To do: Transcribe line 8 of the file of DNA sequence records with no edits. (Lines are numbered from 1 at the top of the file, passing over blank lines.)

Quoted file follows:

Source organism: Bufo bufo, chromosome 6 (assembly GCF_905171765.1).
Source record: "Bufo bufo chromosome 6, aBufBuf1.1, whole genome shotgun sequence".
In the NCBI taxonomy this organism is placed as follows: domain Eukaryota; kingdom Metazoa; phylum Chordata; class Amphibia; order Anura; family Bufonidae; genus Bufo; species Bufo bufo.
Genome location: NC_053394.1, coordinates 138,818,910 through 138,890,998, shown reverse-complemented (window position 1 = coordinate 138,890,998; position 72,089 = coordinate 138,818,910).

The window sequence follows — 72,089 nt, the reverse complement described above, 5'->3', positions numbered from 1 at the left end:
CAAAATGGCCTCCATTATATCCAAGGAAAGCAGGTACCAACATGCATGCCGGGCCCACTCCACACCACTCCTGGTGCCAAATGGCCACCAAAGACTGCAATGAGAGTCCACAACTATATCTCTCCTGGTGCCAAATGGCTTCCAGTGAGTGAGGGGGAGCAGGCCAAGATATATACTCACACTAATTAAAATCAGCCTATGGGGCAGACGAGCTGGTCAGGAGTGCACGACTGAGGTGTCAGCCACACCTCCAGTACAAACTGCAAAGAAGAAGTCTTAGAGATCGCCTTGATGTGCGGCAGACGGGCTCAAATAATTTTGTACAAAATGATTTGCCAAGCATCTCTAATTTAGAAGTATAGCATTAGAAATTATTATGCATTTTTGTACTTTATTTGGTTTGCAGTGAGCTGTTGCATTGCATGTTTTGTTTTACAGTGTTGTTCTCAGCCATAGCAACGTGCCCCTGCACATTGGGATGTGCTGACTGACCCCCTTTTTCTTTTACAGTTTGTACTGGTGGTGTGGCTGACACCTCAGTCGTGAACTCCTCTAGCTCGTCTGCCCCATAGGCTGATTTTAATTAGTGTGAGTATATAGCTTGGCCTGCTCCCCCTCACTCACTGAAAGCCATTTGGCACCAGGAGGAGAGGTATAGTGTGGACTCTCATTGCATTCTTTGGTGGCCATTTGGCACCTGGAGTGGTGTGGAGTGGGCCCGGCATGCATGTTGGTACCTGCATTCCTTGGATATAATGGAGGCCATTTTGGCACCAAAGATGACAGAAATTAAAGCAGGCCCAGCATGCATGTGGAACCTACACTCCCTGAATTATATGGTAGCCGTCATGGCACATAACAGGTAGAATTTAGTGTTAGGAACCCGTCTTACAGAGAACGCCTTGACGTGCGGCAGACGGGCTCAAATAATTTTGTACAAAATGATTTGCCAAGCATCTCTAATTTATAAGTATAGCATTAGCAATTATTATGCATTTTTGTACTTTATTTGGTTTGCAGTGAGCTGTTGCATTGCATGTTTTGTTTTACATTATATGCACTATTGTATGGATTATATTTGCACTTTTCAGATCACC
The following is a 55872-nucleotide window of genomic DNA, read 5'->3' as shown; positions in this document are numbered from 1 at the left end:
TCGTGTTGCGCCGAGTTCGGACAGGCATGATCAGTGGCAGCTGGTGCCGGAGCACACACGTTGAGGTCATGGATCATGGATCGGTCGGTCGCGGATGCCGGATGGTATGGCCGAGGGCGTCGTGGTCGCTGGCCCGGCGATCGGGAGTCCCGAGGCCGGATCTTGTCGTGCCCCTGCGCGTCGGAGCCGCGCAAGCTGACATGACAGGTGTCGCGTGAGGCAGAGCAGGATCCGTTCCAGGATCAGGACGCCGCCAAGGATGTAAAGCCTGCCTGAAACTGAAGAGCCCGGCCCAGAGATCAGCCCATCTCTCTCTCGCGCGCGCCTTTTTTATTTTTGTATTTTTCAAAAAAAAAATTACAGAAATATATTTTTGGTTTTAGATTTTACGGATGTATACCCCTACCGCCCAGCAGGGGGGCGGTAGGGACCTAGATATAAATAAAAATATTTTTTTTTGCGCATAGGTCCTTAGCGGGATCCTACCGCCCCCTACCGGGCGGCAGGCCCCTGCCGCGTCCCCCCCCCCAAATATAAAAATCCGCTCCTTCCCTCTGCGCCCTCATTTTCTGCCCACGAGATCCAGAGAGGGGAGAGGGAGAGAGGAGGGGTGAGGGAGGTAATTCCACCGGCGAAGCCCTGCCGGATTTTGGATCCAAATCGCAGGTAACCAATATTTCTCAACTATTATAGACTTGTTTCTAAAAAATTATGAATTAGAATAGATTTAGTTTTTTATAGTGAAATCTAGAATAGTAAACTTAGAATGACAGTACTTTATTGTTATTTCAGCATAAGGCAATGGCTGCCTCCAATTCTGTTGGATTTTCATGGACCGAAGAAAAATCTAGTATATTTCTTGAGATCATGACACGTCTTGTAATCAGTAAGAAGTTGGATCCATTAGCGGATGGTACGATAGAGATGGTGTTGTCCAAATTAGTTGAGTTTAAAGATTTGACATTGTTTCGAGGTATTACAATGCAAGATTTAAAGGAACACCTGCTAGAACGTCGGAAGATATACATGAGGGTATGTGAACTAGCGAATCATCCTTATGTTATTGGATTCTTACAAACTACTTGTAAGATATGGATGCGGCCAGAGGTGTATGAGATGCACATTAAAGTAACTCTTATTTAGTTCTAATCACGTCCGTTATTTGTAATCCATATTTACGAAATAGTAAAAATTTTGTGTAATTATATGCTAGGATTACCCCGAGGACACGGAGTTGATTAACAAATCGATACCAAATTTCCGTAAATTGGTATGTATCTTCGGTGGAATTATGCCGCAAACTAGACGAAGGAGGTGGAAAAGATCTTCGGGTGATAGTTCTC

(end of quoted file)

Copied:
TCGTGTTGCGCCGAGTTCGGACAGGCATGATCAGTGGCAGCTGGTGCCGGAGCACACACGTTGAGGTCATGGATCATGGATCGGTCGGTCGCGGATGCCGGATGGTATGGCCGAGGGCGTCGTGGTCGCTGGCCCGGCGATCGGGAGTCCCGAGGCCGGATCTTGTCGTGCCCCTGCGCGTCGGAGCCGCGCAAGCTGACATGACAGGTGTCGCGTGAGGCAGAGCAGGATCCGTTCCAGGATCAGGACGCCGCCAAGGATGTAAAGCCTGCCTGAAACTGAAGAGCCCGGCCCAGAGATCAGCCCATCTCTCTCTCGCGCGCGCCTTTTTTATTTTTGTATTTTTCAAAAAAAAAATTACAGAAATATATTTTTGGTTTTAGATTTTACGGATGTATACCCCTACCGCCCAGCAGGGGGGCGGTAGGGACCTAGATATAAATAAAAATATTTTTTTTTGCGCATAGGTCCTTAGCGGGATCCTACCGCCCCCTACCGGGCGGCAGGCCCCTGCCGCGTCCCCCCCCCCAAATATAAAAATCCGCTCCTTCCCTCTGCGCCCTCATTTTCTGCCCACGAGATCCAGAGAGGGGAGAGGGAGAGAGGAGGGGTGAGGGAGGTAATTCCACCGGCGAAGCCCTGCCGGATTTTGGATCCAAATCGCAGGTAACCAATATTTCTCAACTATTATAGACTTGTTTCTAAAAAATTATGAATTAGAATAGATTTAGTTTTTTATAGTGAAATCTAGAATAGTAAACTTAGAATGACAGTACTTTATTGTTATTTCAGCATAAGGCAATGGCTGCCTCCAATTCTGTTGGATTTTCATGGACCGAAGAAAAATCTAGTATATTTCTTGAGATCATGACACGTCTTGTAATCAGTAAGAAGTTGGATCCATTAGCGGATGGTACGATAGAGATGGTGTTGTCCAAATTAGTTGAGTTTAAAGATTTGACATTGTTTCGAGGTATTACAATGCAAGATTTAAAGGAACACCTGCTAGAACGTCGGAAGATATACATGAGGGTATGTGAACTAGCGAATCATCCTTATGTTATTGGATTCTTACAAACTACTTGTAAGATATGGATGCGGCCAGAGGTGTATGAGATGCACATTAAAGTAACTCTTATTTAGTTCTAATCACGTCCGTTATTTGTAATCCATATTTACGAAATAGTAAAAATTTTGTGTAATTATATGCTAGGATTACCCCGAGGACACGGAGTTGATTAACAAATCGATACCAAATTTCCGTAAATTGGTATGTATCTTCGGTGGAATTATGCCGCAAACTAGACGAAGGAGGTGGAAAAGATCTTCGGGTGATAGTTCTC